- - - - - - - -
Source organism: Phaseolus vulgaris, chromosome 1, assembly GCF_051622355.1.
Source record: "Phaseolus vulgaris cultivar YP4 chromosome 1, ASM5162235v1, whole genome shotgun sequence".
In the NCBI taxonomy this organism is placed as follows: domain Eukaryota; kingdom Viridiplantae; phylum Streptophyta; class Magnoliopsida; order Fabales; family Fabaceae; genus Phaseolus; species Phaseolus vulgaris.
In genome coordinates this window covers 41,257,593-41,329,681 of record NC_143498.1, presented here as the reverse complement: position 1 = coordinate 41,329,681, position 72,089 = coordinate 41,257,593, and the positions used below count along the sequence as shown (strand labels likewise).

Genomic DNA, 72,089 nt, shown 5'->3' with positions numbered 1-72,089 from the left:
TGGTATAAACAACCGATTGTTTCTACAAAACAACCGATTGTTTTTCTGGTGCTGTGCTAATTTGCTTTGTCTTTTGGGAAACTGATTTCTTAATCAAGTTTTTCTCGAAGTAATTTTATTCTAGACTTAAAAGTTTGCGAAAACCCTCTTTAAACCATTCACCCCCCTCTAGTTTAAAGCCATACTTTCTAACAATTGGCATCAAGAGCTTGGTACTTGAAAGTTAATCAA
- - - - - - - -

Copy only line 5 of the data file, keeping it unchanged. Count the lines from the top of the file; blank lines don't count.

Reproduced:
Genomic DNA, 72,089 nt, shown 5'->3' with positions numbered 1-72,089 from the left: